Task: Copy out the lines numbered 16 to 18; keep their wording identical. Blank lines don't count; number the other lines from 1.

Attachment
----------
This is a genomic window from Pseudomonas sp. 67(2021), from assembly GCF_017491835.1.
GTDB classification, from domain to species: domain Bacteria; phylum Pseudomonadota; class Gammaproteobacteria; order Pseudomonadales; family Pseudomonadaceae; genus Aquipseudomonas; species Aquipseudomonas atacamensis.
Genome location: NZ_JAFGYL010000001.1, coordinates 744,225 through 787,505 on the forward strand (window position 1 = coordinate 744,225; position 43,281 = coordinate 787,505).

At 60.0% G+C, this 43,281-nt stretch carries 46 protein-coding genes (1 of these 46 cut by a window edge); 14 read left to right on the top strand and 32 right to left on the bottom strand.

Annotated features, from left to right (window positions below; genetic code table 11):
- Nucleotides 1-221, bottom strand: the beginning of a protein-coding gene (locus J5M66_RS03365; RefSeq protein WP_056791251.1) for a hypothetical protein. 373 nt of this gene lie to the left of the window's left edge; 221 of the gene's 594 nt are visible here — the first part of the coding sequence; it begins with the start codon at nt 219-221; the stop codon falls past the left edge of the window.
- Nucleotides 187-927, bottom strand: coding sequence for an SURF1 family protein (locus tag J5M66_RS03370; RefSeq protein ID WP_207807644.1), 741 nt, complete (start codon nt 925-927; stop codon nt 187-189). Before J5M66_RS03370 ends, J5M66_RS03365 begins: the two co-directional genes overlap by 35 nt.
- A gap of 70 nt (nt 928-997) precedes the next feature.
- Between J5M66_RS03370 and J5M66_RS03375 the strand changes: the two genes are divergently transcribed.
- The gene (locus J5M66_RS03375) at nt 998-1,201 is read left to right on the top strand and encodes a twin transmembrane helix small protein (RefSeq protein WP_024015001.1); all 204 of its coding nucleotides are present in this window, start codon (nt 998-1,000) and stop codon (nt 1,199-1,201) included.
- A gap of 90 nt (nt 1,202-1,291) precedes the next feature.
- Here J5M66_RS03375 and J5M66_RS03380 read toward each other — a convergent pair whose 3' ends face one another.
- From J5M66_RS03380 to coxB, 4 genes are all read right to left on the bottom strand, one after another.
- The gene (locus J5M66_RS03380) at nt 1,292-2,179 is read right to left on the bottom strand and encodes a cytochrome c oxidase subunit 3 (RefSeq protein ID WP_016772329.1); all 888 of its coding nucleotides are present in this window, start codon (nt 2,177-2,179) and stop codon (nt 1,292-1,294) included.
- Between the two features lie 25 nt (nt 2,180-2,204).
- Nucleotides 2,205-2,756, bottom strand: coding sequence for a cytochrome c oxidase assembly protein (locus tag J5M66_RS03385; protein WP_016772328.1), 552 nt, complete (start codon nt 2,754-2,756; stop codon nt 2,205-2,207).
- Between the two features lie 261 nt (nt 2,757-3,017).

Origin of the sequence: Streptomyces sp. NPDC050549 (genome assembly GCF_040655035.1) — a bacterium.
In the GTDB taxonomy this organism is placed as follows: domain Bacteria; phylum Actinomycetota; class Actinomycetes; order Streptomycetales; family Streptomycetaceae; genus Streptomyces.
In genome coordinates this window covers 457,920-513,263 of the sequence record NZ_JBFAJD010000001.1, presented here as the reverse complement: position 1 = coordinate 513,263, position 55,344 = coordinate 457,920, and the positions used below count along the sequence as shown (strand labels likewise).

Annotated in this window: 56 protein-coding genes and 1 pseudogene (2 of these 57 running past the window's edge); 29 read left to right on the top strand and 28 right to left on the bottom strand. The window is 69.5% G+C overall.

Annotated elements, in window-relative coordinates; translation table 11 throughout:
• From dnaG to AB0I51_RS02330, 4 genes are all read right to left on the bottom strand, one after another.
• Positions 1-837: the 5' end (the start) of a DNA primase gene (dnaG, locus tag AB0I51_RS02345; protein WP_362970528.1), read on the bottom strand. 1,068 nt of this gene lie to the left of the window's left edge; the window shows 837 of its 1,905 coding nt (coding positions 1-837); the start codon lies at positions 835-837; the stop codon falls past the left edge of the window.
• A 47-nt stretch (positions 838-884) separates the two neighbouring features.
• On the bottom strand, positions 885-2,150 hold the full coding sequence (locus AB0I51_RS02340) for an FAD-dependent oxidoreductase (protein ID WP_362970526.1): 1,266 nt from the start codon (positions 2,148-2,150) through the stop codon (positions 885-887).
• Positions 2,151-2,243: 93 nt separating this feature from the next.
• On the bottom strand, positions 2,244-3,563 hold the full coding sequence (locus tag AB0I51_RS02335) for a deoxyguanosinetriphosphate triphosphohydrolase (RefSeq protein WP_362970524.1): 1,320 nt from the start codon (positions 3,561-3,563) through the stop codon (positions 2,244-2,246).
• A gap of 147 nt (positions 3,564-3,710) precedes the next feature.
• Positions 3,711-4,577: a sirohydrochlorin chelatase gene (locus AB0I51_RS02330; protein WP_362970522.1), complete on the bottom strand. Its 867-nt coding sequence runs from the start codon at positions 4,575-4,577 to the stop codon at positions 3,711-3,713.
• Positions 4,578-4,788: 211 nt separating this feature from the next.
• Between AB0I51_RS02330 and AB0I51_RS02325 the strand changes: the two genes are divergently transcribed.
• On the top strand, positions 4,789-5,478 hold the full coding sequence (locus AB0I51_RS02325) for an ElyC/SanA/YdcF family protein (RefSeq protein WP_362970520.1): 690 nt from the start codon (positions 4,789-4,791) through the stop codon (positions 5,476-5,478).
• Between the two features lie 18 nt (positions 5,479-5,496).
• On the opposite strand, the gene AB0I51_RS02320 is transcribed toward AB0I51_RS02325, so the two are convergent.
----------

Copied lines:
- Nucleotides 2,205-2,756, bottom strand: coding sequence for a cytochrome c oxidase assembly protein (locus tag J5M66_RS03385; protein WP_016772328.1), 552 nt, complete (start codon nt 2,754-2,756; stop codon nt 2,205-2,207).
- Between the two features lie 261 nt (nt 2,757-3,017).

Origin of the sequence: Streptomyces sp. NPDC050549 (genome assembly GCF_040655035.1) — a bacterium.